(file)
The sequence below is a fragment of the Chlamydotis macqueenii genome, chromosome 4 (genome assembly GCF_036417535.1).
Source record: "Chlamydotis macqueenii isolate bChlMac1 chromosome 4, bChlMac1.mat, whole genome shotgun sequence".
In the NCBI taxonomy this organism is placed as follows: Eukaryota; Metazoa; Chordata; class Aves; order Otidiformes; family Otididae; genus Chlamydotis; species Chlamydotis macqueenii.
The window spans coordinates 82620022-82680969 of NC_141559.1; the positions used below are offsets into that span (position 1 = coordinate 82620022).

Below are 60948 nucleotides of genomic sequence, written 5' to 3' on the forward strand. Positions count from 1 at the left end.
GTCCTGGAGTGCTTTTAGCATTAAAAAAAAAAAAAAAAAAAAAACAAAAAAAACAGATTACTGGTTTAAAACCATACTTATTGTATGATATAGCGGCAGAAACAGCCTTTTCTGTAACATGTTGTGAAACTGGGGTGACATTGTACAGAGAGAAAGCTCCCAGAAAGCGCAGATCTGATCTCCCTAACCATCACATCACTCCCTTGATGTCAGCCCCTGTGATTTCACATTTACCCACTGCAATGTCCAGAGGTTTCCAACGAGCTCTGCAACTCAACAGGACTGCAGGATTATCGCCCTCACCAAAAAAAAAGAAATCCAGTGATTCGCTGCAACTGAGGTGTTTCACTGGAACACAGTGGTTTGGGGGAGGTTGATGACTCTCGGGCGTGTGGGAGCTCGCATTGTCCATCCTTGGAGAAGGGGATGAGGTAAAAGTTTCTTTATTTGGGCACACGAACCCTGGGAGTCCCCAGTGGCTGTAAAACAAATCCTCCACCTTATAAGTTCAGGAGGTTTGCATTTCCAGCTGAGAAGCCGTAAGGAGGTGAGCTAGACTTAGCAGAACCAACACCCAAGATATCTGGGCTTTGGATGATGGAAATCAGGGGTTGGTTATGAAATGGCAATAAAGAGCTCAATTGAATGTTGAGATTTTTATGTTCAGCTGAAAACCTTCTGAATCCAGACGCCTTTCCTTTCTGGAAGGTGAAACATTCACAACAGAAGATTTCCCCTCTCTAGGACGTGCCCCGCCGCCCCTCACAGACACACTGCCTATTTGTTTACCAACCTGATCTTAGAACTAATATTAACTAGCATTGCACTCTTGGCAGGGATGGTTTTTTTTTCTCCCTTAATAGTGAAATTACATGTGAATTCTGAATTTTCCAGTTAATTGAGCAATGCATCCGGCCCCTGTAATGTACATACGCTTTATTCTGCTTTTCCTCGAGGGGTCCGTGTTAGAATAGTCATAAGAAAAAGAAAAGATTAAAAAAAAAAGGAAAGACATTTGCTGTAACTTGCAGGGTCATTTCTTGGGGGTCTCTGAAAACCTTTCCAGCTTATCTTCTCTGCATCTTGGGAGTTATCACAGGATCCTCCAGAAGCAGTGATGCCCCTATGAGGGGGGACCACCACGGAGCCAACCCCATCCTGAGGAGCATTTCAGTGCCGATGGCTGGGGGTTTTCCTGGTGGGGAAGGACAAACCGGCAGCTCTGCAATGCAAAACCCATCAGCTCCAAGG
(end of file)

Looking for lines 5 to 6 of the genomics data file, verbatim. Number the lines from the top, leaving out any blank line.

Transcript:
Below are 60948 nucleotides of genomic sequence, written 5' to 3' on the forward strand. Positions count from 1 at the left end.
GTCCTGGAGTGCTTTTAGCATTAAAAAAAAAAAAAAAAAAAAAACAAAAAAAACAGATTACTGGTTTAAAACCATACTTATTGTATGATATAGCGGCAGAAACAGCCTTTTCTGTAACATGTTGTGAAACTGGGGTGACATTGTACAGAGAGAAAGCTCCCAGAAAGCGCAGATCTGATCTCCCTAACCATCACATCACTCCCTTGATGTCAGCCCCTGTGATTTCACATTTACCCACTGCAATGTCCAGAGGTTTCCAACGAGCTCTGCAACTCAACAGGACTGCAGGATTATCGCCCTCACCAAAAAAAAAGAAATCCAGTGATTCGCTGCAACTGAGGTGTTTCACTGGAACACAGTGGTTTGGGGGAGGTTGATGACTCTCGGGCGTGTGGGAGCTCGCATTGTCCATCCTTGGAGAAGGGGATGAGGTAAAAGTTTCTTTATTTGGGCACACGAACCCTGGGAGTCCCCAGTGGCTGTAAAACAAATCCTCCACCTTATAAGTTCAGGAGGTTTGCATTTCCAGCTGAGAAGCCGTAAGGAGGTGAGCTAGACTTAGCAGAACCAACACCCAAGATATCTGGGCTTTGGATGATGGAAATCAGGGGTTGGTTATGAAATGGCAATAAAGAGCTCAATTGAATGTTGAGATTTTTATGTTCAGCTGAAAACCTTCTGAATCCAGACGCCTTTCCTTTCTGGAAGGTGAAACATTCACAACAGAAGATTTCCCCTCTCTAGGACGTGCCCCGCCGCCCCTCACAGACACACTGCCTATTTGTTTACCAACCTGATCTTAGAACTAATATTAACTAGCATTGCACTCTTGGCAGGGATGGTTTTTTTTTCTCCCTTAATAGTGAAATTACATGTGAATTCTGAATTTTCCAGTTAATTGAGCAATGCATCCGGCCCCTGTAATGTACATACGCTTTATTCTGCTTTTCCTCGAGGGGTCCGTGTTAGAATAGTCATAAGAAAAAGAAAAGATTAAAAAAAAAAGGAAAGACATTTGCTGTAACTTGCAGGGTCATTTCTTGGGGGTCTCTGAAAACCTTTCCAGCTTATCTTCTCTGCATCTTGGGAGTTATCACAGGATCCTCCAGAAGCAGTGATGCCCCTATGAGGGGGGACCACCACGGAGCCAACCCCATCCTGAGGAGCATTTCAGTGCCGATGGCTGGGGGTTTTCCTGGTGGGGAAGGACAAACCGGCAGCTCTGCAATGCAAAACCCATCAGCTCCAAGG